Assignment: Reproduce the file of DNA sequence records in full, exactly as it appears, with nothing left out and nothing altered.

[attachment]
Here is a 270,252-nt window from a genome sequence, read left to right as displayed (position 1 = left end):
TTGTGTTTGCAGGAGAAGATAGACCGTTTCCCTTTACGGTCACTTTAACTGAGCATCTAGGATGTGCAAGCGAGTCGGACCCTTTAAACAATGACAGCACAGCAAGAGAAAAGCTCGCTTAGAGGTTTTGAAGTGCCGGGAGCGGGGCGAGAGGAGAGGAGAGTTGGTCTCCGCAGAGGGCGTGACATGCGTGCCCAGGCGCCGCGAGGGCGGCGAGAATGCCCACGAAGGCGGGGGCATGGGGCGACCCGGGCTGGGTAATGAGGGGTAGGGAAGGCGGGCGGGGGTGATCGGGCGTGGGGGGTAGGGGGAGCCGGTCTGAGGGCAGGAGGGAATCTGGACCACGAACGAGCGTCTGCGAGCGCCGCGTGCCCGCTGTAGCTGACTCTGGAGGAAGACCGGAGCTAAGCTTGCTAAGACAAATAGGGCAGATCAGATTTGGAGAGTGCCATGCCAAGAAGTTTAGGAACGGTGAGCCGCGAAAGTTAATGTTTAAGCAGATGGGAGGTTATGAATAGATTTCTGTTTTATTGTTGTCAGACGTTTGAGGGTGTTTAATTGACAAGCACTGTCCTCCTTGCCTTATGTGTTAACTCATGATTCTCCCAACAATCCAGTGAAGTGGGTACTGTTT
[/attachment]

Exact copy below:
Here is a 270,252-nt window from a genome sequence, read left to right as displayed (position 1 = left end):
TTGTGTTTGCAGGAGAAGATAGACCGTTTCCCTTTACGGTCACTTTAACTGAGCATCTAGGATGTGCAAGCGAGTCGGACCCTTTAAACAATGACAGCACAGCAAGAGAAAAGCTCGCTTAGAGGTTTTGAAGTGCCGGGAGCGGGGCGAGAGGAGAGGAGAGTTGGTCTCCGCAGAGGGCGTGACATGCGTGCCCAGGCGCCGCGAGGGCGGCGAGAATGCCCACGAAGGCGGGGGCATGGGGCGACCCGGGCTGGGTAATGAGGGGTAGGGAAGGCGGGCGGGGGTGATCGGGCGTGGGGGGTAGGGGGAGCCGGTCTGAGGGCAGGAGGGAATCTGGACCACGAACGAGCGTCTGCGAGCGCCGCGTGCCCGCTGTAGCTGACTCTGGAGGAAGACCGGAGCTAAGCTTGCTAAGACAAATAGGGCAGATCAGATTTGGAGAGTGCCATGCCAAGAAGTTTAGGAACGGTGAGCCGCGAAAGTTAATGTTTAAGCAGATGGGAGGTTATGAATAGATTTCTGTTTTATTGTTGTCAGACGTTTGAGGGTGTTTAATTGACAAGCACTGTCCTCCTTGCCTTATGTGTTAACTCATGATTCTCCCAACAATCCAGTGAAGTGGGTACTGTTT